Pedagogical Content Knowledge (PCK)
In Shulman’s words, this intersection contains within it, “the most regularly taught topics in one’s subject area, the most useful forms of representation of those ideas, the most powerful analogies, illustrations, examples, explanations, and demonstrations - in a word, the ways of representing and formulating the subject that make it comprehensible to others” (Shulman, 1986, p. 9)
Technological Content Knowledge (TCK)
Teachers need to know not just the subject matter they teach, but also the manner in which the subject matter can be changed by the application of technology.
Technological Pedagogical Knowledge (TPK)
Pedagogical technology knowledge is knowledge of the existence, components and capabilities of various technologies as they are used in teaching and learning settings, and conversely, knowing how teaching might change as the result of using particular technologies. This might include an understanding that a range of tools exist for a particular task, the ability to choose a tool based on its fitness, strategies for using the tool’s affordances, and knowledge of pedagogical strategies and the ability to apply those strategies for use of technologies.
Technological pedagogical content knowledge is an emergent form of knowledge that goes beyond all three components (content, pedagogy and technology). This knowledge would be different from knowledge of a disciplinary expert, or a technology expert and also from the general pedagogical knowledge shared by teachers across disciplines. TPCK is the basis of good teaching with technology, and requires an understanding of the representation of concepts using technologies; pedagogical techniques that utilize technologies in constructive ways to teach content; knowledge of what makes concepts difficult or easy to learn and how technology can help redress some of the problems students face; knowledge of students’ prior knowledge and theories of epistemology; and how technologies can be utilized to build on existing knowledge and to develop new or strengthen old epistemologies.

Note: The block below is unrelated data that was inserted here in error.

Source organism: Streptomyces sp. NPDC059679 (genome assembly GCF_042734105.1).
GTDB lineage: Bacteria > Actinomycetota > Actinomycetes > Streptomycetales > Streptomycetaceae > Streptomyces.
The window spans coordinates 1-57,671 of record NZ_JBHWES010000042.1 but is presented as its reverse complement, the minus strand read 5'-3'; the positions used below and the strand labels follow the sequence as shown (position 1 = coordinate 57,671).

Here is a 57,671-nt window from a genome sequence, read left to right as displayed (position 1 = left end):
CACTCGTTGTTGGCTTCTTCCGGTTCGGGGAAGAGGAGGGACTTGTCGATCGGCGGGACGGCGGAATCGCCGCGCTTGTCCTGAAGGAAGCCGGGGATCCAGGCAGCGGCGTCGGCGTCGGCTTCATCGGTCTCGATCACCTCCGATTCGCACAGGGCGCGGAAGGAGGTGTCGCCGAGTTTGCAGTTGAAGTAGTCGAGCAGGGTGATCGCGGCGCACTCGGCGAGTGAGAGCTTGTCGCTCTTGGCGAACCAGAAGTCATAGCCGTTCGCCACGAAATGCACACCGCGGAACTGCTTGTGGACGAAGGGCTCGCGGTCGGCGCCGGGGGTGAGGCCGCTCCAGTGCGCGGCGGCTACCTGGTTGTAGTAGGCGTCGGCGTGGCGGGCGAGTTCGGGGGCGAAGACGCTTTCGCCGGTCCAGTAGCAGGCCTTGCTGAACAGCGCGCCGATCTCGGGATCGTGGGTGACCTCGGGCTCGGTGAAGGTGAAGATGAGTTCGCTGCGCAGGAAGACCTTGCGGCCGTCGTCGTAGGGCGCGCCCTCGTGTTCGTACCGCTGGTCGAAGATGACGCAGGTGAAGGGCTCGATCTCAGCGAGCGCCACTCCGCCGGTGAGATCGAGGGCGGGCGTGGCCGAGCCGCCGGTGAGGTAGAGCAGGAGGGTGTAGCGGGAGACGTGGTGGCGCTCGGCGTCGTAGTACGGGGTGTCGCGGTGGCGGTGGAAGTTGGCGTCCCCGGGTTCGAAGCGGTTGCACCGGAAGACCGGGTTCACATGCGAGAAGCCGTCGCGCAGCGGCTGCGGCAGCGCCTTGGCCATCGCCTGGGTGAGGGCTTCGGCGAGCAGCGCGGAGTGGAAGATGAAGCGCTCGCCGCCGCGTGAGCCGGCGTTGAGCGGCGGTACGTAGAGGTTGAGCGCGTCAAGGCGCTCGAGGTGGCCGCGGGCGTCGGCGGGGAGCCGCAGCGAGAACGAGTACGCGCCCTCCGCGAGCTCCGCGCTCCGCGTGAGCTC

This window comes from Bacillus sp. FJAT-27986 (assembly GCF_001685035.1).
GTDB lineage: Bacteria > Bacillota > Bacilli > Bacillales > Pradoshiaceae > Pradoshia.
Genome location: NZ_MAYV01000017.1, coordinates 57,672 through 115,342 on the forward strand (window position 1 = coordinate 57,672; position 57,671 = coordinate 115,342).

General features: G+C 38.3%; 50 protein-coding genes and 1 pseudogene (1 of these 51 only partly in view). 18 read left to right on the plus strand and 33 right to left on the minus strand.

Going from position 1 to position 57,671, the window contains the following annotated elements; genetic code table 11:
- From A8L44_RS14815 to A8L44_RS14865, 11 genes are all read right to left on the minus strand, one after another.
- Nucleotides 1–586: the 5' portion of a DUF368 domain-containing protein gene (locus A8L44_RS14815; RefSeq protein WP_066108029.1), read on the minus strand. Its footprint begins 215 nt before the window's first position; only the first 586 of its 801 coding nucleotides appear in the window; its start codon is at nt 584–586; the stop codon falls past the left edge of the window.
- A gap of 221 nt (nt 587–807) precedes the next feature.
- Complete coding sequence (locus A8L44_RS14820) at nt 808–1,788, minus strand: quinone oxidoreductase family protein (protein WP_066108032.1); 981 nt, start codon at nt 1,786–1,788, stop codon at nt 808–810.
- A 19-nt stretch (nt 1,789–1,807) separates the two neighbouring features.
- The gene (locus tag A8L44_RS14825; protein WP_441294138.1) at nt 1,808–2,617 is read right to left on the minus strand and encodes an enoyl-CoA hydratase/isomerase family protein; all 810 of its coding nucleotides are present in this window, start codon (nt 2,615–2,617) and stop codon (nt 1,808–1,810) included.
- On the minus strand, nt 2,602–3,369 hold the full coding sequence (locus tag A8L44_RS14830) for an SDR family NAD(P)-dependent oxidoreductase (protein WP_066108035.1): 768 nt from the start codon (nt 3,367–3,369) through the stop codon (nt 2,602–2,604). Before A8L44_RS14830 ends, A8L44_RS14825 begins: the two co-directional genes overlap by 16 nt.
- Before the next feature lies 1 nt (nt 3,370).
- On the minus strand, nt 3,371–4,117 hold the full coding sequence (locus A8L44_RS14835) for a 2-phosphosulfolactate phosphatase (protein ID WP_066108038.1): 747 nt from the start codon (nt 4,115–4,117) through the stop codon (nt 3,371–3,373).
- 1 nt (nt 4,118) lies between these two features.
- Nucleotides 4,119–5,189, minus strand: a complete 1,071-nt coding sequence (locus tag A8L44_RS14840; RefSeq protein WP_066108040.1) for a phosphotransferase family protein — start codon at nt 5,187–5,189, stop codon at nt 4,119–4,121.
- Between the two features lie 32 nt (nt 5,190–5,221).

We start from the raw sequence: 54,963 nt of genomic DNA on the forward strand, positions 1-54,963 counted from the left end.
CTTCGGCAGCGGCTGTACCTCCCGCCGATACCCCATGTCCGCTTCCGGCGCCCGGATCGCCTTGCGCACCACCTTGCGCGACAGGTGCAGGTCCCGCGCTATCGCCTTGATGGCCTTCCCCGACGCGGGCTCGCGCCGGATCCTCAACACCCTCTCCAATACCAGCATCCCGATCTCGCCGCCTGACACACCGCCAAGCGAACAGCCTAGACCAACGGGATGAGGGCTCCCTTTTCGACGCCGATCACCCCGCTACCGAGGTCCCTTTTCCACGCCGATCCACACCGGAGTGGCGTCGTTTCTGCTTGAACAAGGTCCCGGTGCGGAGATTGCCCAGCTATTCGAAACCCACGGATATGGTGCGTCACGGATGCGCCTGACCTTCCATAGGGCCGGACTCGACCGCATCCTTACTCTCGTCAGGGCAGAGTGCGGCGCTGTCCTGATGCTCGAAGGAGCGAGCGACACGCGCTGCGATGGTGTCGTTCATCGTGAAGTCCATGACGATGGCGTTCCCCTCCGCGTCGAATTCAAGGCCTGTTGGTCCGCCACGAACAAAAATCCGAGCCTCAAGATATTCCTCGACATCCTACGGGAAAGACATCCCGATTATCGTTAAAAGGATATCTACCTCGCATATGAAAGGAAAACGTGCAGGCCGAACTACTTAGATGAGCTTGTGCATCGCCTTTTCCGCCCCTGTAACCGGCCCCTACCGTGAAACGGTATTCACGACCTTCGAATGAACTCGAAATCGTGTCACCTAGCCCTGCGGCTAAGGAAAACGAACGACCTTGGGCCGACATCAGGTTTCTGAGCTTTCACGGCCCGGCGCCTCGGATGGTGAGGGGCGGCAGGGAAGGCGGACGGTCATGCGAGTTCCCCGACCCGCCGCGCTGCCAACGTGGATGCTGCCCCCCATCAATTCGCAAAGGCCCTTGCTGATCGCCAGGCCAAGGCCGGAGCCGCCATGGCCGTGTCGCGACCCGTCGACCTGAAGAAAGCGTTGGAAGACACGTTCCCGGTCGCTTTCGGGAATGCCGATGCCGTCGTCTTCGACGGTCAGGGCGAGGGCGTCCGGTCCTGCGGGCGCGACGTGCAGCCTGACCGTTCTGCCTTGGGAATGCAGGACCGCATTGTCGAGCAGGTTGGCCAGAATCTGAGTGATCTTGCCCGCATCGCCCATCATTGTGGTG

Thus our model of technology integration in teaching and learning argues that developing good content requires a thoughtful interweaving all three key sources of knowledge — technology, pedagogy and content. The core of our argument is that there is no single technological solution that applies for every teacher, every course, or every view of teaching. Quality teaching requires developing a nuanced understanding of the complex relationships between technology, content and pedagogy, and utilizing this understanding to develop appropriate, context specific strategies and representations. Productive technology integration in teaching needs to consider all three issues not in isolation, but rather in the complex relationships in the system defined by the three key elements.
We argue that viewing any of these components in isolation from the others represents a real disservice to good teaching.